CLEARWATER, Fla. -- When the Phillies signed free agent reliever Joaquin Benoit to a one-year, $7.5 million contract in December, a logical -- if indelicate -- question was immediately posed.How could the team be sure it was getting the right-hander who had posted an 0.38 ERA in 25 games for
CLEARWATER, Fla. -- When the Phillies signed free agent reliever Joaquin Benoit to a one-year, $7.5 million contract in December, a logical -- if indelicate -- question was immediately posed.
How could the team be sure it was getting the right-hander who had posted an 0.38 ERA in 25 games for the Blue Jays, and not the one who opened the season with a 5.18 ERA in 26 appearances for the Mariners?
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"He really was two different guys," general manager Matt Klentak said at the time. "But as we drilled down into the data, there are some underlying things that he's always done in his career [which make us] think there's a pretty good chance that he'll maintain [the] level of performance that he's demonstrated over the last handful of years."
Klentak mentioned factors like velocity and strikeout rate, walk rates and batted ball tendencies, all of which are valid considerations. Benoit, however, offered a simpler explanation before Wednesday's rain-shortened workout.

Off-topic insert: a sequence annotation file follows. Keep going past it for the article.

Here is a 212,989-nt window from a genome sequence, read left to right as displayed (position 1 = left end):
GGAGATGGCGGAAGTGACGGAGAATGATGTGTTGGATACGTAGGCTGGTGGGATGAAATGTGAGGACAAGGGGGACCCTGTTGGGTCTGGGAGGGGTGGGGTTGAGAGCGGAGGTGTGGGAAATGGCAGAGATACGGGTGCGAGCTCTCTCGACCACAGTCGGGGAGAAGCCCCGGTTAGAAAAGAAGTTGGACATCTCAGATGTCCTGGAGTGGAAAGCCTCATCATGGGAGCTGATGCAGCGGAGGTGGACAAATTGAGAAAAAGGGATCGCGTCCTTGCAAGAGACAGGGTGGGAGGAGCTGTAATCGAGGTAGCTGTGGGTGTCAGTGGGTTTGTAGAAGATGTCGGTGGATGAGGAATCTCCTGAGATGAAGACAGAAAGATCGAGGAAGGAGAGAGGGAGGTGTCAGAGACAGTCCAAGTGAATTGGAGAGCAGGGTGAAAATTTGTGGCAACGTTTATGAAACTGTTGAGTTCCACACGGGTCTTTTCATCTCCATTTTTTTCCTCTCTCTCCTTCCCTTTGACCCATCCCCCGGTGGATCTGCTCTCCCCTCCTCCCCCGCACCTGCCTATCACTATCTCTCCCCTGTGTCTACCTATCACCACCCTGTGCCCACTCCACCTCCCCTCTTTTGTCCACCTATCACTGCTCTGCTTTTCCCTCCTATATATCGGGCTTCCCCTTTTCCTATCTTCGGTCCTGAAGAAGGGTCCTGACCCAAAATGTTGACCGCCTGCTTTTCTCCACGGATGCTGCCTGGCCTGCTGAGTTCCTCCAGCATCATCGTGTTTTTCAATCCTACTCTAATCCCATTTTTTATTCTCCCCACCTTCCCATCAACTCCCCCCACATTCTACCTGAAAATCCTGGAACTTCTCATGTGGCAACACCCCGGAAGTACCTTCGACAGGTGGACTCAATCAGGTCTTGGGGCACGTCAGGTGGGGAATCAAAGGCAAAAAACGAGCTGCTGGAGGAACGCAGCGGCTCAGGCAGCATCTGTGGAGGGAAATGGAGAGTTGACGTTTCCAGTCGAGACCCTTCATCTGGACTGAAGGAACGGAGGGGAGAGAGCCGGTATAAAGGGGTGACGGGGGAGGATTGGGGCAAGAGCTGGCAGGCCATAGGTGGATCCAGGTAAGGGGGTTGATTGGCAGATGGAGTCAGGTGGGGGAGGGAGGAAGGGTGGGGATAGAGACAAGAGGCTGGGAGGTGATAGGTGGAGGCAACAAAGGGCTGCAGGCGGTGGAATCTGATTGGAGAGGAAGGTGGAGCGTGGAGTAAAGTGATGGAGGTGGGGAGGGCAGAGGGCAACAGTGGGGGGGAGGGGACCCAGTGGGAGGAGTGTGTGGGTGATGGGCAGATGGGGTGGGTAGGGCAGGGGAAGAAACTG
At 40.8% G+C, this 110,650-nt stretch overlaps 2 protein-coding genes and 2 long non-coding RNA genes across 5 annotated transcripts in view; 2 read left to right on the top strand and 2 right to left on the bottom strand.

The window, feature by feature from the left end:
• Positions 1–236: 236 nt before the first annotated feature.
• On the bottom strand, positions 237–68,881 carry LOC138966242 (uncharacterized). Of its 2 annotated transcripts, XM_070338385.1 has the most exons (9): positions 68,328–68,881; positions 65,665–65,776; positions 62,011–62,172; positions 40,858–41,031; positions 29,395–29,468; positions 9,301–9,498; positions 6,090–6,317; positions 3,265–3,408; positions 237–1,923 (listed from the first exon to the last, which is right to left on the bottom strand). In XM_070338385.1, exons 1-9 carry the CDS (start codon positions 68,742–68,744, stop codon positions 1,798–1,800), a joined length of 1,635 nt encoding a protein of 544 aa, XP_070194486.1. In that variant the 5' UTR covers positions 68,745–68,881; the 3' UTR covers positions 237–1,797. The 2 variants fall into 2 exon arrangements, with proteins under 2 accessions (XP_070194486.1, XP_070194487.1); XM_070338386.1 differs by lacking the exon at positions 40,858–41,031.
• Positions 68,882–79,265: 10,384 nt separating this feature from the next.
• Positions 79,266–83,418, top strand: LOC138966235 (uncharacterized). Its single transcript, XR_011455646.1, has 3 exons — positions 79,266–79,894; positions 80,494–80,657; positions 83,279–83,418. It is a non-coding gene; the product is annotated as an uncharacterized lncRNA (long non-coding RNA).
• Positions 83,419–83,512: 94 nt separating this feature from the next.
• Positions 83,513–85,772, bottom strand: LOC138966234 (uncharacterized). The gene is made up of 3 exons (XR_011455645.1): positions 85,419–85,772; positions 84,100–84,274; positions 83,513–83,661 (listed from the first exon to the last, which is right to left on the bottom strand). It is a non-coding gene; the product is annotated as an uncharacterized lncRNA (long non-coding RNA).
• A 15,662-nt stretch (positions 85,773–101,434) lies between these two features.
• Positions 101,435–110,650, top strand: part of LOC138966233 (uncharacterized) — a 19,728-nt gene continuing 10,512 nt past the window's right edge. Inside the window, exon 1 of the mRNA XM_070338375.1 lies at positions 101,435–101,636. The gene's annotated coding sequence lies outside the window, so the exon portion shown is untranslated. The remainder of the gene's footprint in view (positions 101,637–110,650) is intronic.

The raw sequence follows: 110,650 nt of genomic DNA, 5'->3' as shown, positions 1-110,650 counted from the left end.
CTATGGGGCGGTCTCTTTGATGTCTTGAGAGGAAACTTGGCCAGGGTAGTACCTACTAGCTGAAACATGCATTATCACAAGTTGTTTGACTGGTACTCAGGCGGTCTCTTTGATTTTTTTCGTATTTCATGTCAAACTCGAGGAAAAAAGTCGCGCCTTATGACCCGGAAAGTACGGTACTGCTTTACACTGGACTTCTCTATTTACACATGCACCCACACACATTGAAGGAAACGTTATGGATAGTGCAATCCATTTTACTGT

"At the beginning of the season, I had shoulder inflammation," he explained. "I didn't lose velocity, but I wasn't able to locate. I got put on the disabled list [from April 22-May16] and it got better. I got traded right after that, so I guess Toronto got the best of me."
Benoit turns 40 on July 26, but he still throws hard, with a fastball that averaged nearly 95 mph last season. He said the Phillies were aggressive in pursuing him during the offseason.
"I believe that they found they had the need to have a veteran in the bullpen, and I was available and they chased me," he said. "That always feels good. It's not about feeling needed. It's about you being able to help the team, you know? And hopefully that's what I'm going to do."
Exactly how he will help the team remains to be determined. Jeanmar Gomez was the Phillies' closer in 2016 and Hector Neris the lights-out set-up man. Both pitchers are penciled in for the same roles, with the Grapefruit League schedule opening on Friday against the Yankees at George M. Steinbrenner Field.
But if Gomez should falter, Neris could get a chance in save situations and Benoit could move into the eighth-inning role. Or Neris could stay where he is and Benoit could close.
The Phillies signed another experienced reliever, Pat Neshek, last winter. The hope is that both will add leadership as well as depth to the 'pen.
Said Benoit: "I would say it's 50-50. My job is on the field, trying to get my job done as a pitcher. But, at the same time, trying to help the young guys. Trying to keep them focused on doing their job and getting the best out of them."
Paul Hagen is a national columnist for MLB.com.